Connection to the history of Late Imperial China 06-17-2005 10:13

A giraffe brought from Africa in the twelfth year of Yongle (1414 AD).One popular belief holds that after Zheng He's voyages, China turned away from the seas and underwent a period of technological stagnation. Although historians such as John Fairbank and Joseph Needham popularized this view in the 1950s, most current historians of China question its accuracy. They point out that Chinese maritime commerce did not stop after Zheng He, that Chinese ships continued to dominate Southeast Asian commerce until the 19th century and that active Chinese trading with India and East Africa continued long after the time of Zheng He. The travels of the Chinese junk Keying to the United States and England between 1846 to 1848 testify to the power of Chinese shipping until the 19th century.

Although the Ming Dynasty did ban shipping for a few decades with the Hai jin edict, they eventually lifted this ban. The alternative view cites the fact that by banning ocean going shipping the Ming (and later Qing) dynasties forced countless numbers of people into blackmarket smuggling. This reduced government tax revenue and increased piracy. The lack of an ocean going navy then left China highly vulnerable to the Waku (wakou) pirates that ravaged China in the 16th century.

One thing is certain. State-sponsored Ming naval efforts declined dramatically after Zheng He's voyages. Starting in the early 15th century China experienced increasing pressure from resurgent Mongolian tribes from the north. In recognition of this threat and possibly to move closer to his family's historical geographic power base, in 1421 the emperor Yongle moved the capital north from Nanjing to present-day Beijing. From the new capital he could apply greater imperial supervision to the effort to defend the northern borders. At considerable expense, China launched annual military expeditions from Beijing to weaken the Mongolians. The expenditures necessary for these land campaigns directly competed with the funds necessary to continue naval expeditions.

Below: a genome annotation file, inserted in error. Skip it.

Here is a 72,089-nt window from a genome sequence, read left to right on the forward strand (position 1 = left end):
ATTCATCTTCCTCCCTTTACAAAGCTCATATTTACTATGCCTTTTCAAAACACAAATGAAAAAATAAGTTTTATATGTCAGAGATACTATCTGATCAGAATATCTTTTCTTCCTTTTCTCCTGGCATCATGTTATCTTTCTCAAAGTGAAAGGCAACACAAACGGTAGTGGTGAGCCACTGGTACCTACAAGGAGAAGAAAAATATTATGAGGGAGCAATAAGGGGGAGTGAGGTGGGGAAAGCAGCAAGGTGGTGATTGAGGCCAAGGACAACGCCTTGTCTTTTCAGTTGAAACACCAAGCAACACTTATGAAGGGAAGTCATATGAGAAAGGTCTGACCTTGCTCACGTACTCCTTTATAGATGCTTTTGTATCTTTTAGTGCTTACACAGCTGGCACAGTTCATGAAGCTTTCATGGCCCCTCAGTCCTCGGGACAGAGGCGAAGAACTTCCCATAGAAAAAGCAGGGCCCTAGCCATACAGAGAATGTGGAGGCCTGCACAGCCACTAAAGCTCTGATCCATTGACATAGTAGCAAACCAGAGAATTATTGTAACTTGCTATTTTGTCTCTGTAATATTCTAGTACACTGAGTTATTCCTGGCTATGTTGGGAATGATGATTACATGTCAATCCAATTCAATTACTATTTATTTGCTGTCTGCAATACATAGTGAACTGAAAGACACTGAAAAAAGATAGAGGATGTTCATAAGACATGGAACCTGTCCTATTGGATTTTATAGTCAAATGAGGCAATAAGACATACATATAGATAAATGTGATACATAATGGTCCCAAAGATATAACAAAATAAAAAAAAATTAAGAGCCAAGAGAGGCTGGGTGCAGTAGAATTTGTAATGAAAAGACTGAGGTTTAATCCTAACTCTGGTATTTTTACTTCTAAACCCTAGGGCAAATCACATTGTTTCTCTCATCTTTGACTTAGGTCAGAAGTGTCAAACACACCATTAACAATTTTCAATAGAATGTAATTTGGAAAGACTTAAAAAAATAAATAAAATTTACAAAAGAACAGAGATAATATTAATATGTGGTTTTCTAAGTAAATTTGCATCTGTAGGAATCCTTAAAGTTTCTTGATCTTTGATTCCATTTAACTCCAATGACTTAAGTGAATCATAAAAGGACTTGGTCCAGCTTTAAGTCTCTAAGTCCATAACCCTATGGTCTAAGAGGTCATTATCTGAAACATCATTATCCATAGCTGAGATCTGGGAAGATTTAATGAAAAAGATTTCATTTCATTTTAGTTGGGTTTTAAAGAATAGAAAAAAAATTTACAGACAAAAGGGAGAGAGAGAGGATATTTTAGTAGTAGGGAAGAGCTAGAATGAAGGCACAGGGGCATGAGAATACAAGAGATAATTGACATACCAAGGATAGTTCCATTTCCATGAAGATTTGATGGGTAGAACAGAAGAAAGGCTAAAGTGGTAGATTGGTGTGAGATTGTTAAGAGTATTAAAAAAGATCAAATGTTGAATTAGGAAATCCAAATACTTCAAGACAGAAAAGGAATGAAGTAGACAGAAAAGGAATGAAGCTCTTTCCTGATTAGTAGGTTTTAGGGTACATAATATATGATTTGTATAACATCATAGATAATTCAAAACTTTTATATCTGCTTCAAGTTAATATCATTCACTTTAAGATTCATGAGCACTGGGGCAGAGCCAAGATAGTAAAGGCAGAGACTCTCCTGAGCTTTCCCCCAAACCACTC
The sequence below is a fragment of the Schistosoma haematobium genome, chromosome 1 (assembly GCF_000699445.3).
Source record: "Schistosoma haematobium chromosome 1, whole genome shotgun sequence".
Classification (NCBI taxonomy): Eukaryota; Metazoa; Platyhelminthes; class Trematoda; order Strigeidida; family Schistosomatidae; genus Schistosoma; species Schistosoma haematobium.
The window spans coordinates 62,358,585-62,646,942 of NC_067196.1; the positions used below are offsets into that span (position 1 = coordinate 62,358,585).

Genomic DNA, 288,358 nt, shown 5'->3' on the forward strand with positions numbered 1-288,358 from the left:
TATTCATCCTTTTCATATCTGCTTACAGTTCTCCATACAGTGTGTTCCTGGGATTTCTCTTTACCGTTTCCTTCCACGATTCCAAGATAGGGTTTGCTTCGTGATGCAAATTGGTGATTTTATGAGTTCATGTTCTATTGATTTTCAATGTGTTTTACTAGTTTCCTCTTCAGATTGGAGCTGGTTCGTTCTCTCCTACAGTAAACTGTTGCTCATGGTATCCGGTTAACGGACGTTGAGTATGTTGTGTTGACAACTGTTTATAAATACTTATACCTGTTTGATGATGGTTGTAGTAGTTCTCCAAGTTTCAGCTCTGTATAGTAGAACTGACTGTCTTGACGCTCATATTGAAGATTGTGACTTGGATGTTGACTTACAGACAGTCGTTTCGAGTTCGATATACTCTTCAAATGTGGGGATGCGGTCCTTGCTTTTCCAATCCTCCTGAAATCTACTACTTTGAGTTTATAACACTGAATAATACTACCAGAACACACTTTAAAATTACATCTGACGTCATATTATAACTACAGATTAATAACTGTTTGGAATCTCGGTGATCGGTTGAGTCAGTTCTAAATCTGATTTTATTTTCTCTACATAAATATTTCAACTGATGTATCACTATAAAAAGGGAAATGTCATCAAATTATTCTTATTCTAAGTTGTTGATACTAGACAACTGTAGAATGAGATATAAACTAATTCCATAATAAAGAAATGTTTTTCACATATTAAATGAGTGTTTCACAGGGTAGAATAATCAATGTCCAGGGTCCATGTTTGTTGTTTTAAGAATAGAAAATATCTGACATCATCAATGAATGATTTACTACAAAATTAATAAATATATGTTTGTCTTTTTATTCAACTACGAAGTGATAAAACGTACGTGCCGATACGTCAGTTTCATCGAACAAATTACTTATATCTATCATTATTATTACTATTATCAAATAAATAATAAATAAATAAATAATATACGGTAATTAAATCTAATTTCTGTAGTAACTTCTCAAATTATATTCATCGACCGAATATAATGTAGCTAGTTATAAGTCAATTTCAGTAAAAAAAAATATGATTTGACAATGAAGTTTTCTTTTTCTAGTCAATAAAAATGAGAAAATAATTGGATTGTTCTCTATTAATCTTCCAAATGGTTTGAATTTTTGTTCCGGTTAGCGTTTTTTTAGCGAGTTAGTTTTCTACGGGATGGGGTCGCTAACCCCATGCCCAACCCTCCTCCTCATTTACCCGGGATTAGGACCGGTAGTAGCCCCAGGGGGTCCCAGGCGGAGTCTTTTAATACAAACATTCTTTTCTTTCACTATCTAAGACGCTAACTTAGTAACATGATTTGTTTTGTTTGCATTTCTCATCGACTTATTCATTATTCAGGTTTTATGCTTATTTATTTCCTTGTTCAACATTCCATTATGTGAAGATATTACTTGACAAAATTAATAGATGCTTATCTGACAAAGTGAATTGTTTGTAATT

In 1449 Mongolian cavalry ambushed a land expedition personally led by the emperor Zhengtong less than a day's march from the walls of the capital. In the Battle of Tumu Fortress the Mongolians wiped out the Chinese army and captured the emperor. This battle had two salient effects. First, it demonstrated the clear threat posed by the northern nomads. Second, the Mongols caused a political crisis in China when they released Zhengtong after his half-brother had proclaimed himself the new Jingtai emperor. Not until 1457 did political stability return when Zhengtong recovered the throne. Upon his return to power China abandoned the strategy of annual land expeditions and instead embarked upon a massive and expensive expansion of the Great Wall of China. In this environment, funding for naval expeditions simply did not happen.

More fundamentally, unlike the later naval expeditions conducted by European nations, the Chinese treasure ships appear to have been doomed in the long run (at least in the eyes of economic determinists) because the voyages lacked any economic motive. They were primarily conducted to increase the prestige of the emperor and the costs of the expeditions and of the return gifts provided to foreign royalty and ambassadors more than offset the benefit of any tribute collected. Thus when China's governmental finances came under pressure (which like all medieval governments' finances they eventually did), funding for the naval expeditions melted away. In contrast, by the 16th century, most European missions of exploration made enough profit from the resulting trade and seizure of native land/resources to become self-financing, allowing them to continue regardless of the condition of the state's finances.

Editor:Hu Hang

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